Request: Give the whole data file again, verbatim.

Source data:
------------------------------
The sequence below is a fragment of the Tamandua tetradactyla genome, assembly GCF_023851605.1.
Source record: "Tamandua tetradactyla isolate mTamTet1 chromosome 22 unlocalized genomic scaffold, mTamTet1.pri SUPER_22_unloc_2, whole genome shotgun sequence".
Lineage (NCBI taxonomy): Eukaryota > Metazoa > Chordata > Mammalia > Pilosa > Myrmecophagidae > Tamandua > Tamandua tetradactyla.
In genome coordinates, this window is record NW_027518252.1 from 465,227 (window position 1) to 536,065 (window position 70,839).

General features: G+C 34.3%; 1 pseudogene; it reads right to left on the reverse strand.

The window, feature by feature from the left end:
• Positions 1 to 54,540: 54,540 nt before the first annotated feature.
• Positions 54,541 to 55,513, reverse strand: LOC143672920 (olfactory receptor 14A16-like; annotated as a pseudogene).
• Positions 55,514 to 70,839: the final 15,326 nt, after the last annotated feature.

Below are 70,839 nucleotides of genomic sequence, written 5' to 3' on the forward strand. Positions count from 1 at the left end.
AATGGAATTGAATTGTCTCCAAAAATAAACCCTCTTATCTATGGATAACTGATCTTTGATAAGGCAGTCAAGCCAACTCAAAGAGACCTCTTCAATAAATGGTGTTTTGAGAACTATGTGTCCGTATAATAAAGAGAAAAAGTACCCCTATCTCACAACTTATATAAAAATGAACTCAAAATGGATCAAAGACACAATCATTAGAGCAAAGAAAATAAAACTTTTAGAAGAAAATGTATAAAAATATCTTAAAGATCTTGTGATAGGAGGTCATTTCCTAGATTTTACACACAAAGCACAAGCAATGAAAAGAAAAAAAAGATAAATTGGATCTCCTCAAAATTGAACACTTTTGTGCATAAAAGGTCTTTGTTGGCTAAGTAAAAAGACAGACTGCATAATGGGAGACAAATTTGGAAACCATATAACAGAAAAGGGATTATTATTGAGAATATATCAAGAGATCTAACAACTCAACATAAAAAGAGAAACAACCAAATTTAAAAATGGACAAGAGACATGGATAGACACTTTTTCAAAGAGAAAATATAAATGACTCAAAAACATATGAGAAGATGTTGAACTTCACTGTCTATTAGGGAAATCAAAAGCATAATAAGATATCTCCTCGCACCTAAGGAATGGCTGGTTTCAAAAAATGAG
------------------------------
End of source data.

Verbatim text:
The sequence below is a fragment of the Tamandua tetradactyla genome, assembly GCF_023851605.1.
Source record: "Tamandua tetradactyla isolate mTamTet1 chromosome 22 unlocalized genomic scaffold, mTamTet1.pri SUPER_22_unloc_2, whole genome shotgun sequence".
Lineage (NCBI taxonomy): Eukaryota > Metazoa > Chordata > Mammalia > Pilosa > Myrmecophagidae > Tamandua > Tamandua tetradactyla.
In genome coordinates, this window is record NW_027518252.1 from 465,227 (window position 1) to 536,065 (window position 70,839).

General features: G+C 34.3%; 1 pseudogene; it reads right to left on the reverse strand.

The window, feature by feature from the left end:
• Positions 1 to 54,540: 54,540 nt before the first annotated feature.
• Positions 54,541 to 55,513, reverse strand: LOC143672920 (olfactory receptor 14A16-like; annotated as a pseudogene).
• Positions 55,514 to 70,839: the final 15,326 nt, after the last annotated feature.

Below are 70,839 nucleotides of genomic sequence, written 5' to 3' on the forward strand. Positions count from 1 at the left end.
AATGGAATTGAATTGTCTCCAAAAATAAACCCTCTTATCTATGGATAACTGATCTTTGATAAGGCAGTCAAGCCAACTCAAAGAGACCTCTTCAATAAATGGTGTTTTGAGAACTATGTGTCCGTATAATAAAGAGAAAAAGTACCCCTATCTCACAACTTATATAAAAATGAACTCAAAATGGATCAAAGACACAATCATTAGAGCAAAGAAAATAAAACTTTTAGAAGAAAATGTATAAAAATATCTTAAAGATCTTGTGATAGGAGGTCATTTCCTAGATTTTACACACAAAGCACAAGCAATGAAAAGAAAAAAAAGATAAATTGGATCTCCTCAAAATTGAACACTTTTGTGCATAAAAGGTCTTTGTTGGCTAAGTAAAAAGACAGACTGCATAATGGGAGACAAATTTGGAAACCATATAACAGAAAAGGGATTATTATTGAGAATATATCAAGAGATCTAACAACTCAACATAAAAAGAGAAACAACCAAATTTAAAAATGGACAAGAGACATGGATAGACACTTTTTCAAAGAGAAAATATAAATGACTCAAAAACATATGAGAAGATGTTGAACTTCACTGTCTATTAGGGAAATCAAAAGCATAATAAGATATCTCCTCGCACCTAAGGAATGGCTGGTTTCAAAAAATGAG